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Our Journey

2002 Uterine Fibroid Surgery #1

2003 1st consult with an RE, you know, just in case

2003 Got Married (at 37 (me) & 34 (DH) years old)

2003/2004 Naturally conceived pregnancies BFPs #1, #2, & #3 and miscarriages #1, #2, #3

2005 Uterine Fibroid Surgery #2

2005 IVF #1, BFN #1

2005 IUIs #1 and #2, just because, BFN #2 & #3

2005 FET from IVF #1, BFN #4

2006 Exploratory surgery to remove scar tissue from fibroid sugery #2

2006 IVF #2 (w PGD), BFP #4

2006 Emergency cerclage for IC @ 16w6d (5 months + 1 week of complete bed rest at home ensues)

2007 Our son is born @ 38w by scheduled c-section

2007 IVF #3 for baby #2, BFN #5

2007 IVF #4, BFP #5, miscarriage #4

2008 IVF #5, BFP #6, miscarriage #5

2008 IVF #6, BFP #7, miscarriage #6

2008 DE IVF #7, BFN #6

2009 DEFET #8, cancelled, embryos don't thaw

2010 Decide to adopt domestically

12.17.10 Profile is live with our agency

November 2011 Consult with RE re: donated embryo cycle

Early January 2012 Cleared to proceed with deFET

January 2012 Freeze our profile

1.20.12 deFET begins
2.12.12 eSET of one compacted morula
2.22.12 BFN

3.23.12 deFET #2 begins
4.14.12 transfer 3 embryos (1-8 cell, 1-5 cell, 1-4 cell)
4.22.12 + HPT
4.24.12 Beta #1 = 48.4
4.26.12 Beta #2 = 125.7
4.30.12 Beta #3 = 777.8
5.11.12 1st U/S - Singleton!
7.12.12 It's a Boy!
12.26.12 C-section: Baby G is born, 9#5oz, 20.5"



Delivery vs. Birth Experience

As a follow up to this post, I see a clear delineation between one’s delivery experience, which is specific to a mother, and one’s birth experience, which is specific to a child. What held meaning for me in learning of my own birth, had little to do with my mother’s labor and delivery of me (both of which were noted with some specificity in the non-identifying information I received), was of my newborn information and perceptions by those in the room of my coming into the world. “You were born on XX/XX/66 at 8:49 PM in Los Angeles. Birth weight was 8# 6 1/2 oz, length 20 1/2″, head circumference 14″. You were a full term baby. The doctor described you as well-developed, with good color, cry, and moro. He said that you were a normal newborn.”

Those few words connected me to my entry into the world in a way that nothing else before or since has and the document goes on to describe my first few visits with the social worker, “The worker described you as a lovable and social baby with quite fair coloring. You had been healthy and your coloring had been good.” Imagine that the first time I read this and learned anything about my birth or behavior as a newborn was when I was 25.

So, while I am quite sure my birth mother’s experience of labor and delivery is, to this day, important to her and her story (even if she only tells it to herself), it is and has been, to a degree, incidental to me. Had she been able to parent me herself I am sure she would have regaled me with stories of her pregnancy and delivery and that those stories would have become part of my story too, connecting me to her, mother to daughter. But that was not the case. Therefore, my connection to my birth experience is about me and not about her.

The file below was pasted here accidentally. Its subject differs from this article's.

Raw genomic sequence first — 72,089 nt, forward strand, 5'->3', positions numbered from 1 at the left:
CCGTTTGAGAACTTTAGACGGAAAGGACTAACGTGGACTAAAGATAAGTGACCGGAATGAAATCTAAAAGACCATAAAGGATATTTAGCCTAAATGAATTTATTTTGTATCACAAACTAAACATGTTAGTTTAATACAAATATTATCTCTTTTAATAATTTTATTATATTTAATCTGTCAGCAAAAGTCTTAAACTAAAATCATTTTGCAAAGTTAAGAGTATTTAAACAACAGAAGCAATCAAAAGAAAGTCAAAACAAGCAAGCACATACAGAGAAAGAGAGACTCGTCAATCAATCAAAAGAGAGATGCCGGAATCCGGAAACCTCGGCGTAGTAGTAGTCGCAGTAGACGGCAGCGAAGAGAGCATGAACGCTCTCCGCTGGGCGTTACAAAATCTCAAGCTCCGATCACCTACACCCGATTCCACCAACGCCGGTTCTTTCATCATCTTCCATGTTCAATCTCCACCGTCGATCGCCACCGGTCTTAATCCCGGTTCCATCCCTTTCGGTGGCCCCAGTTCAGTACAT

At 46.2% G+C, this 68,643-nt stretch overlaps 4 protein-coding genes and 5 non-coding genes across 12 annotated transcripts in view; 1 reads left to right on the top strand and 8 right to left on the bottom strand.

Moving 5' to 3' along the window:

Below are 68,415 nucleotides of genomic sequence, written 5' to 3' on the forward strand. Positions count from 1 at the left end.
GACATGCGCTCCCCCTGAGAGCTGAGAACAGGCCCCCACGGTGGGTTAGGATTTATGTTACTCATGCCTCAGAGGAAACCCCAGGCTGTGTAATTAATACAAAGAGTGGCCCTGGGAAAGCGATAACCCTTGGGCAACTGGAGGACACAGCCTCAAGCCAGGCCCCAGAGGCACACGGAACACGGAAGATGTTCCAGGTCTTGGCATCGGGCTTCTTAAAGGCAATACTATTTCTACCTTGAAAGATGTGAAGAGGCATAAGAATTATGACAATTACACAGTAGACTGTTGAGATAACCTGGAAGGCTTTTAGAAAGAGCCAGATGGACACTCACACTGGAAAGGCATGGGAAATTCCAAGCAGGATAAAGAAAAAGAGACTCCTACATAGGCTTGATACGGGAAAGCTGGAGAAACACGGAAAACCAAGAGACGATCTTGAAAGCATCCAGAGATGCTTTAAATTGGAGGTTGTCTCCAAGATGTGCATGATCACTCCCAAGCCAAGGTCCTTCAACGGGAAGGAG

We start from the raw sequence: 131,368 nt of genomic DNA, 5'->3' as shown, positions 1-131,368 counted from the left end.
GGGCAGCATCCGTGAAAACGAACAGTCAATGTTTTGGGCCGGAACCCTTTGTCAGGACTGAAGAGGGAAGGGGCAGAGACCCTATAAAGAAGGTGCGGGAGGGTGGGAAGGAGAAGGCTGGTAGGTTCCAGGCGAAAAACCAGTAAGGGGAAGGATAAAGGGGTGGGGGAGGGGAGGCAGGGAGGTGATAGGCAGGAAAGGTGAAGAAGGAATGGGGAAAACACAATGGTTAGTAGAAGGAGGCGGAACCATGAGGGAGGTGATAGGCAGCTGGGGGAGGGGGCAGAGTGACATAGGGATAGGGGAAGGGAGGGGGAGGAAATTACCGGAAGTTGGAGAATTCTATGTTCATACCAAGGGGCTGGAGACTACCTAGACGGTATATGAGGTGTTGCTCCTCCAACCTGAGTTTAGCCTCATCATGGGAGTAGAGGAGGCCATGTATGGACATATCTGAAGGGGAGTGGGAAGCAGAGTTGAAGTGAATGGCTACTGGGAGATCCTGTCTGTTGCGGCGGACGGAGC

I follow many infertility and parenting blogs where women have chronicled their “birth” experience. However, it always gives me pause when someone refers to it as her birth experience but really means her delivery experience. It is the same nuance I apply to those (yes, Oprah, I mean you) who continually confuse an embryo transfer (to convey or remove from one place, person, etc., to another) with implantation (to put or fix firmly; to plant securely). Oh, that all transfers resulted in implantation.

I think it just may be something that non-adopted people take for granted, the connection to their birth, to being born. It was not a connection that I had until I was long an adult. And, even though my own pregnancy was precarious, I will tread lightly in terms of how I convey that information to my son and when. It is not something that is specific to him or how he might view his place in the world except perhaps the lengths I went to stay pregnant. Part of my job as his mother is to share things with him about his conception and birth that are specific to him and shelter him (until he is old enough not to internalize my perilous pregnancy and make it about him) from the rest. I do believe I will want him to know but only at such point that he’s matured enough to understand it for what it is.

And, it propels me to want to know these details for the daughter that we hope comes to us through adoption. Whether we are in the delivery room or not, it is information that I will want to have for her sake. I didn’t know the origins of my disconnection to giving birth until I uncovered the origins of my own birth. I think as humans, who are born and not hatched, that we deserve to know at least that much.

3 comments to Delivery vs. Birth Experience

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